Objective: A previous report from our group identified directionally unfavorable dietary and lifestyle behavior trends in longitudinally monitored children and adolescents with obesity early in the COVID-19 pandemic lockdown. The current study aimed at extending these previous observations in youths with obesity on the dietary and lifestyle behavioral consequences of the extended COVID-19 lockdown in Verona, Italy.Methods: The sample included 32 children and adolescents with obesity participating in the longitudinal OBELIX study. Diet and lifestyle information were collected pre-pandemic, 3 weeks into the national lockdown, and 9 months later when home confinement continued to be mandatory. Changes in outcomes over the study time points were evaluated for significance using repeated-measures ANOVA and post-hoc pairwise t-tests with Bonferroni corrections.Results: As previously reported, meals/day, fried potato intake, and red meat ingestion increased significantly (p < 0.001) during the initial lockdown. Sleep time and screen time increased and sports participation decreased significantly (p < 0.001) during the initial lockdown. These changes in health behaviors remained significantly different from baseline at the second lockdown assessment, with the exception sleep time returned to baseline levels.Conclusions: Unfavorable diet and lifestyle behavioral changes in response to the initial COVID-19 lockdown in children and adolescents with obesity have largely been sustained over the course of the pandemic. There is an urgent need to intervene on these behaviors to prevent further deleterious effects on long-term child health; access to weight management care is critically important for these children. In addition to intervening on these behaviors, our findings should help to inform ongoing lockdown policies.

Effects of COVID-19 lockdown on lifestyle behaviors in children with obesity: Longitudinal study update

Pietrobelli, Angelo;Ferruzzi, Alessandro;Vrech, Massimiliano;Pecoraro, Luca;Zoller, Thomas;Antoniazzi, Franco;Piacentini, Giorgio;
2022

Abstract

Objective: A previous report from our group identified directionally unfavorable dietary and lifestyle behavior trends in longitudinally monitored children and adolescents with obesity early in the COVID-19 pandemic lockdown. The current study aimed at extending these previous observations in youths with obesity on the dietary and lifestyle behavioral consequences of the extended COVID-19 lockdown in Verona, Italy.Methods: The sample included 32 children and adolescents with obesity participating in the longitudinal OBELIX study. Diet and lifestyle information were collected pre-pandemic, 3 weeks into the national lockdown, and 9 months later when home confinement continued to be mandatory. Changes in outcomes over the study time points were evaluated for significance using repeated-measures ANOVA and post-hoc pairwise t-tests with Bonferroni corrections.Results: As previously reported, meals/day, fried potato intake, and red meat ingestion increased significantly (p < 0.001) during the initial lockdown. Sleep time and screen time increased and sports participation decreased significantly (p < 0.001) during the initial lockdown. These changes in health behaviors remained significantly different from baseline at the second lockdown assessment, with the exception sleep time returned to baseline levels.Conclusions: Unfavorable diet and lifestyle behavioral changes in response to the initial COVID-19 lockdown in children and adolescents with obesity have largely been sustained over the course of the pandemic. There is an urgent need to intervene on these behaviors to prevent further deleterious effects on long-term child health; access to weight management care is critically important for these children. In addition to intervening on these behaviors, our findings should help to inform ongoing lockdown policies.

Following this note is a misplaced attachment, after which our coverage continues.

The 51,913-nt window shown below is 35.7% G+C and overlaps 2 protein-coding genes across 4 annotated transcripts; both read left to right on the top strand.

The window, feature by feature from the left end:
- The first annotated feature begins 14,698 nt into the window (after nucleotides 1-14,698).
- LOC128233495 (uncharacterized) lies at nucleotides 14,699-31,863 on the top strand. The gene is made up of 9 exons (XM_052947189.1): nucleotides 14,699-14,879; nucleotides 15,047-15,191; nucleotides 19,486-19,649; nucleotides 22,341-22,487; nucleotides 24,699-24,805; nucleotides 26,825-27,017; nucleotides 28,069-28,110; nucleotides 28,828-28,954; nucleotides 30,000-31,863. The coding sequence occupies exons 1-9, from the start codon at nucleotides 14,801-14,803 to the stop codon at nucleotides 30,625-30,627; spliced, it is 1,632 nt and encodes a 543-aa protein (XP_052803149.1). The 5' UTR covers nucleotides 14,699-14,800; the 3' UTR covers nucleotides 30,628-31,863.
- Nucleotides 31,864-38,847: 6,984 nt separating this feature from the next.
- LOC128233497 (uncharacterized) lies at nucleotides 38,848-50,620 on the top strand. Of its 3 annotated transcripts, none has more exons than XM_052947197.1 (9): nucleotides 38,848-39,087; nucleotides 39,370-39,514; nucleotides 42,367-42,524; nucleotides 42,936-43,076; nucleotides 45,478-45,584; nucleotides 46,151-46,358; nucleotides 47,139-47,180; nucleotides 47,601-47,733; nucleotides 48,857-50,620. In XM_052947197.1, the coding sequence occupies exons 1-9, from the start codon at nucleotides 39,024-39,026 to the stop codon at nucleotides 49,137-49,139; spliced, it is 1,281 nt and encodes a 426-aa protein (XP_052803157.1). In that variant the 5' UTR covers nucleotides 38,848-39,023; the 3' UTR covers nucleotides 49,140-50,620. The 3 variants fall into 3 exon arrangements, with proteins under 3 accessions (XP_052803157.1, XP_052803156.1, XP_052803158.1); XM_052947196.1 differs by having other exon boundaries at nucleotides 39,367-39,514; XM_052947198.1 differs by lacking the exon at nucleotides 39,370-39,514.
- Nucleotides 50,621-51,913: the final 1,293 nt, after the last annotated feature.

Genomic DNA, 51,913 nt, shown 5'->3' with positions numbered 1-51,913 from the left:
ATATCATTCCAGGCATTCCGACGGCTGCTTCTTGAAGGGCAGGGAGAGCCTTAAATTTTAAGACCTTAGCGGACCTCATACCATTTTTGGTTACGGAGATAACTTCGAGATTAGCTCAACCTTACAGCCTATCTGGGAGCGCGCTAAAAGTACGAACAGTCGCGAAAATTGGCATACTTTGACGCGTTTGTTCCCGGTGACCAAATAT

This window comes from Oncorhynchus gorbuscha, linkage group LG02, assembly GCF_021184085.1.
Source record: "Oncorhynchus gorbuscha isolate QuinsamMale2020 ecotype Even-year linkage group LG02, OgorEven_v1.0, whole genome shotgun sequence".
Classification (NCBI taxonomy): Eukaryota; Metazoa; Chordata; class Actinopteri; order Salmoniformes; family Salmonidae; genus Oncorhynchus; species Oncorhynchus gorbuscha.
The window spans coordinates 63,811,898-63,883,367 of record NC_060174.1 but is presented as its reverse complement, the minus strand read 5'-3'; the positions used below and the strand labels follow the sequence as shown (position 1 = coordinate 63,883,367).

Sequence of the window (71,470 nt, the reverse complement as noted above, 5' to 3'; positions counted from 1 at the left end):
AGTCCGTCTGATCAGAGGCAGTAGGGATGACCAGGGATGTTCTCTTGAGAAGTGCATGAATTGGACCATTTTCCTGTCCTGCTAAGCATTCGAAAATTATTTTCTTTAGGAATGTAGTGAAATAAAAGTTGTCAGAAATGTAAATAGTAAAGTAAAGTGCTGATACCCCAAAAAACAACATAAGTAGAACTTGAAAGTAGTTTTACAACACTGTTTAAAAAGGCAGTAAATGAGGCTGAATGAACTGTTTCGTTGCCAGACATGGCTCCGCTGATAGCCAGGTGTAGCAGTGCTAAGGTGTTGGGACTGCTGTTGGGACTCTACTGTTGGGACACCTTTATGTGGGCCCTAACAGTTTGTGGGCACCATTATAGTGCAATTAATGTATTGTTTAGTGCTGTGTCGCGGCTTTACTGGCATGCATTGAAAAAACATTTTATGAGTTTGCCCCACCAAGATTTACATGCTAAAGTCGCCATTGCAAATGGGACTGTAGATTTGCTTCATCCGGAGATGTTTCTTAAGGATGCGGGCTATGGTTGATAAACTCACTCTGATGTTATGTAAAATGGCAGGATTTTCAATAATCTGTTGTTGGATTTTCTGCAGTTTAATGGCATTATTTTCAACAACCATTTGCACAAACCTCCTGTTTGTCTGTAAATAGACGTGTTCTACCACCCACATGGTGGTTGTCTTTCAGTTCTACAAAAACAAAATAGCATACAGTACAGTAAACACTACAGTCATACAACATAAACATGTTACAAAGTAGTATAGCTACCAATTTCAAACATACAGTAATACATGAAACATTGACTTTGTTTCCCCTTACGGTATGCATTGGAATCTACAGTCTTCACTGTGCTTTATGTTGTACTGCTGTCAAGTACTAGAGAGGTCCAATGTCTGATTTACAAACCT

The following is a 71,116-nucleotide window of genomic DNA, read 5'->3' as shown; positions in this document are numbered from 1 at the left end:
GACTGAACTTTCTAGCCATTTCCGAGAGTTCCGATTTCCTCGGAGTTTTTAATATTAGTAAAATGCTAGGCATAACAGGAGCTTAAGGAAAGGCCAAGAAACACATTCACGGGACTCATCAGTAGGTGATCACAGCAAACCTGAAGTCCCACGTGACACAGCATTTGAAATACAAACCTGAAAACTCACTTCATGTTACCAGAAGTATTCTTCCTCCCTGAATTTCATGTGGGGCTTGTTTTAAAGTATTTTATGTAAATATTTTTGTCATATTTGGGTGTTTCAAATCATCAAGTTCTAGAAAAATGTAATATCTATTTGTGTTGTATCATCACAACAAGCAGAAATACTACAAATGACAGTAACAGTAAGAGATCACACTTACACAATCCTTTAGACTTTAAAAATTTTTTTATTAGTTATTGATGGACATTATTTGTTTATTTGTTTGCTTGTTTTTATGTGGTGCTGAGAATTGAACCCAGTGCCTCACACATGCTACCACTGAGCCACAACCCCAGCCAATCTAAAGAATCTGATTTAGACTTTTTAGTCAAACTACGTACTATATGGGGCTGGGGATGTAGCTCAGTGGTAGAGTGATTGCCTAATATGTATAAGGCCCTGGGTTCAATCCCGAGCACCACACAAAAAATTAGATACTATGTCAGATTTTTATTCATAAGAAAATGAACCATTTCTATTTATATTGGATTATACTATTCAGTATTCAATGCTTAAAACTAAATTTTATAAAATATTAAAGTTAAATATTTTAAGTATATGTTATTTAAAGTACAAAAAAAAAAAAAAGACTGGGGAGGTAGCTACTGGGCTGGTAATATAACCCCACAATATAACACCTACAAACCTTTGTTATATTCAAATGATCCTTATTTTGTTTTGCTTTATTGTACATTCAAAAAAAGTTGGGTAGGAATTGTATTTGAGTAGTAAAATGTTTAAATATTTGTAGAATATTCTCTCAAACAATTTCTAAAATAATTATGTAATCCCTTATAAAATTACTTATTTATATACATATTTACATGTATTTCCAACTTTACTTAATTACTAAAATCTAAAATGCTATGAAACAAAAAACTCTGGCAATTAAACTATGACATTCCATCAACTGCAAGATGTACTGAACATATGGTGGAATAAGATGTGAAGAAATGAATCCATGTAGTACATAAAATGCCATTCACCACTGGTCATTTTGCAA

diet
homebound
overweight
physical activity
school program
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Utilizza questo identificativo per citare o creare un link a questo documento: https://hdl.handle.net/11562/1072506
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